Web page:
Secondly, when you look at what opportunities really exist for disadvantage communities, people of color, for those who have been impacted negatively by the war on drugs – there are varying degrees of success in states across the country in terms of how much they are creating opportunities for folks to own businesses, to work in businesses, to be trained to work in the cannabis industry. I think we need a higher level of accountability to companies and our legislatures for creating these opportunities. We need to be measuring job creation, business ownership, and improving access to capital for entrepreneurs. I know there’s been a lot of hope that we would create these opportunities, but they’ve been slow. There are people who have been waiting years to open their stores. There are a number of things that have been intended for creating opportunities for a diverse group of people that have not fully been realized.
We need to take a hard look at where we’re falling short and make some changes so that this industry can be one that doesn’t follow the same path as all the other traditional industries have where success begets success. If you have money then you can raise money. If you are someone who has never run a business, how do we equip you to do so? If you want to participate and not own a business, what are the options for you? How do we structure workplaces and hiring processes and investor networks to best support those folks?
There was a report released recently about women losing ground in the cannabis industry. What are your thoughts on that?
AD: I read that report to much to my dismay and I’ve seen some of those trends myself. I know some really talented women in the industry who have either left their roles or been released from their roles over the last couple of months.
There is still some degree of old boy’s network that exists, especially in investor circles. When you think about who is driving the hiring of senior executives, it’s often times being driven by a board of investors and look at who those people are and the networks of people they know. It will require real, proactive recruiting techniques to encourage diver hires, like using executive search firms that prioritize diversity or using techniques where they’re looking at resumes scrubbed for any identifier of gender or anything like that.
It’s structing roles and organization to create a culture that’s as inclusive as possible. There are some aspects of flexibility that may require meeting times to be adjusted or structured meetings to be different so you can accommodate diverse leadership at the top.Diverse perspective is one that benefits organizations and leaders, and should be fostered. There’s different types of emotional intelligence, different perspectives on cultivation of talent, of people management- they’re not gendered or not, it’s just what diversity and diverse perspectives bring to decision making.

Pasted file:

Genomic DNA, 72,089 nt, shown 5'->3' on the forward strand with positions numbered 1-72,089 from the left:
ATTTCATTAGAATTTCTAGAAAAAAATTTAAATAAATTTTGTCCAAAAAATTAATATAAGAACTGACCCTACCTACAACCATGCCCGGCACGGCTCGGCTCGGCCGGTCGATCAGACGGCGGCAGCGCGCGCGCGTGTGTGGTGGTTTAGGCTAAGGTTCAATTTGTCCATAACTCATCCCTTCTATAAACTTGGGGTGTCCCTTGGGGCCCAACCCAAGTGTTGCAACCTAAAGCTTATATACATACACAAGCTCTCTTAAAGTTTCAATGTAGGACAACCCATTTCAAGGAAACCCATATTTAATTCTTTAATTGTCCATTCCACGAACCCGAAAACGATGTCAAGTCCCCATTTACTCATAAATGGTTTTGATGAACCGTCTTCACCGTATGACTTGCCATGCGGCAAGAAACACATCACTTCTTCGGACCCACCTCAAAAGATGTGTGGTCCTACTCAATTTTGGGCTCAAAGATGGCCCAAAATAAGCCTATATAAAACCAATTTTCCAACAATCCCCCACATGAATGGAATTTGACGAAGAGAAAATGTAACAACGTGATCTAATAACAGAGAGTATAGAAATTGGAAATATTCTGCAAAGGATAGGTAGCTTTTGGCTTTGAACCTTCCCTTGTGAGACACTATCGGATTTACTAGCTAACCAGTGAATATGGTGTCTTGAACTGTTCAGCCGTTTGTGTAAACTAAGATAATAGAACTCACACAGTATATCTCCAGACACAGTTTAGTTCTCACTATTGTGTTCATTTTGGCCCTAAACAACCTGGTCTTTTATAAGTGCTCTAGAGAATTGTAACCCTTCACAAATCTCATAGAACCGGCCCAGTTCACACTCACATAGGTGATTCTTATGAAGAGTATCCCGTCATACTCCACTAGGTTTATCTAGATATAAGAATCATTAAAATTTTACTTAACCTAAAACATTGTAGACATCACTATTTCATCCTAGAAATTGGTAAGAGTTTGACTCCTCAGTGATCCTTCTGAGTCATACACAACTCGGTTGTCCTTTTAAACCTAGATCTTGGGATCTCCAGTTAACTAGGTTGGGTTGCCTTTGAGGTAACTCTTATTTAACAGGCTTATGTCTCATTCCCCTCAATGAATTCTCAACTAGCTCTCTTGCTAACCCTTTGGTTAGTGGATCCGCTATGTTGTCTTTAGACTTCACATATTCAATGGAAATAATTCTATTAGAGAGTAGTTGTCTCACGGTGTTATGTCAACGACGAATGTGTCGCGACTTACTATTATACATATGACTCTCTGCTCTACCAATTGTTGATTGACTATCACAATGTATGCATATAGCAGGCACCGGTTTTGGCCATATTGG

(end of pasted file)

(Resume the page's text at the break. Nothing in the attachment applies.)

And this is for diversity of all sorts at all levels of organizations. Not just because we owe it to those community who have been disproportionally impacted by the war on drugs to create economic opportunity, but because those people bring valuable perspectives that can help businesses grow. It shouldn’t be tokenism; the participation of diverse talent is an asset to growing business. I think and know there are progressive leaders at the helm of many organizations that are thinking about this. But I voice whenever I can because people need to be remined.
What do you see the future of cannabis as?
AD: I would really hope 5 to 10 years from now we have a federally legal framework that has some degree of FDA regulations, that we are looking at how to make consumption as healthy as possible, giving people transparency and information about what’s going into the products, how those products were grown, and cultivation techniques. One of the really benefits of federal legalization is being able to transport these agricultural products from regions they grow really well outdoors to regions of the country where it doesn’t grow as well.
Ideally, you’ll see greater efficiencies, and greater access. And that access is not just a proliferation of retailers, but you’re able to talk to your doctor about it without fear. Your doctor will know and have information about this plant, they can talk to you about different products and maybe you can even purchase it the same was as other medicinal products. I would hope we get to a place where the plant is understood, destigmatized and accessible so that it can benefit people regardless of means and where they live.
What’s your favorite fun fact about cannabis?
AD: Usually my favorite fun fact is asking people what they think they know about the plant and what do you think makes it have the effects it does? People will usually say CBD or THC or something. I like to tell them; did you know there are over 100 other cannabinoids in the plant that we are just on the cusp of understanding and each one has unique therapeutic benefits. It’s so exciting to just be scratching the surface of what this plant can do.